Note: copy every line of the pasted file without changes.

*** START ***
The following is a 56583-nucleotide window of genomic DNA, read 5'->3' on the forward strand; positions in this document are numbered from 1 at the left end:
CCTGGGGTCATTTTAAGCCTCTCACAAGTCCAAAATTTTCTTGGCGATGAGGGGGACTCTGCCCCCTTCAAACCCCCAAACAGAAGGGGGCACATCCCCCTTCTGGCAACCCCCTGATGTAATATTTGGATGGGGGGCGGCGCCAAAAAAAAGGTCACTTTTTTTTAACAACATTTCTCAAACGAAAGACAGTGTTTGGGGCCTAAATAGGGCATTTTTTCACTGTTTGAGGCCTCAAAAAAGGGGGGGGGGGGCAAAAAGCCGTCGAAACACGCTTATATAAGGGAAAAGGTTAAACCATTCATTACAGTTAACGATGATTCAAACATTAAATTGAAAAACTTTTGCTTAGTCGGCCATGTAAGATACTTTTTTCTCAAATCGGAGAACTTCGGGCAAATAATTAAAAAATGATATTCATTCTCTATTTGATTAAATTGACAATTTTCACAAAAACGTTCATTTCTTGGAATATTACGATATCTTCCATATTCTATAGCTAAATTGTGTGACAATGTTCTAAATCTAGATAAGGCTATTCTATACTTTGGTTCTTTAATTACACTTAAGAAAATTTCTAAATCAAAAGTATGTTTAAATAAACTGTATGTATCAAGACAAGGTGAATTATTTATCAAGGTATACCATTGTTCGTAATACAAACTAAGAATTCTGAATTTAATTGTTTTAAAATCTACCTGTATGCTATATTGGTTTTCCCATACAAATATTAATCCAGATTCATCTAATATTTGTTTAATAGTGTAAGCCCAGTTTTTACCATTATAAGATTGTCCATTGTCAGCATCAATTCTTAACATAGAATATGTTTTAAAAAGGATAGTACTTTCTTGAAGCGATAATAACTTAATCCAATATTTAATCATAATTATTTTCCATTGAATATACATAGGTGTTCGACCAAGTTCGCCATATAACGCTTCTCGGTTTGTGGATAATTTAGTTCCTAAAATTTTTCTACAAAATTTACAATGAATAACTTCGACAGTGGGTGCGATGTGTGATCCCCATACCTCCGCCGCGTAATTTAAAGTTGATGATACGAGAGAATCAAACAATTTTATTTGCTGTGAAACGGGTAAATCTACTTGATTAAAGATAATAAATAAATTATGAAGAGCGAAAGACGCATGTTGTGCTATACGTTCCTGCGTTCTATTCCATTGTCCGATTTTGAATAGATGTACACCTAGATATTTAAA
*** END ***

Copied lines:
The following is a 56583-nucleotide window of genomic DNA, read 5'->3' on the forward strand; positions in this document are numbered from 1 at the left end:
CCTGGGGTCATTTTAAGCCTCTCACAAGTCCAAAATTTTCTTGGCGATGAGGGGGACTCTGCCCCCTTCAAACCCCCAAACAGAAGGGGGCACATCCCCCTTCTGGCAACCCCCTGATGTAATATTTGGATGGGGGGCGGCGCCAAAAAAAAGGTCACTTTTTTTTAACAACATTTCTCAAACGAAAGACAGTGTTTGGGGCCTAAATAGGGCATTTTTTCACTGTTTGAGGCCTCAAAAAAGGGGGGGGGGGGCAAAAAGCCGTCGAAACACGCTTATATAAGGGAAAAGGTTAAACCATTCATTACAGTTAACGATGATTCAAACATTAAATTGAAAAACTTTTGCTTAGTCGGCCATGTAAGATACTTTTTTCTCAAATCGGAGAACTTCGGGCAAATAATTAAAAAATGATATTCATTCTCTATTTGATTAAATTGACAATTTTCACAAAAACGTTCATTTCTTGGAATATTACGATATCTTCCATATTCTATAGCTAAATTGTGTGACAATGTTCTAAATCTAGATAAGGCTATTCTATACTTTGGTTCTTTAATTACACTTAAGAAAATTTCTAAATCAAAAGTATGTTTAAATAAACTGTATGTATCAAGACAAGGTGAATTATTTATCAAGGTATACCATTGTTCGTAATACAAACTAAGAATTCTGAATTTAATTGTTTTAAAATCTACCTGTATGCTATATTGGTTTTCCCATACAAATATTAATCCAGATTCATCTAATATTTGTTTAATAGTGTAAGCCCAGTTTTTACCATTATAAGATTGTCCATTGTCAGCATCAATTCTTAACATAGAATATGTTTTAAAAAGGATAGTACTTTCTTGAAGCGATAATAACTTAATCCAATATTTAATCATAATTATTTTCCATTGAATATACATAGGTGTTCGACCAAGTTCGCCATATAACGCTTCTCGGTTTGTGGATAATTTAGTTCCTAAAATTTTTCTACAAAATTTACAATGAATAACTTCGACAGTGGGTGCGATGTGTGATCCCCATACCTCCGCCGCGTAATTTAAAGTTGATGATACGAGAGAATCAAACAATTTTATTTGCTGTGAAACGGGTAAATCTACTTGATTAAAGATAATAAATAAATTATGAAGAGCGAAAGACGCATGTTGTGCTATACGTTCCTGCGTTCTATTCCATTGTCCGATTTTGAATAGATGTACACCTAGATATTTAAA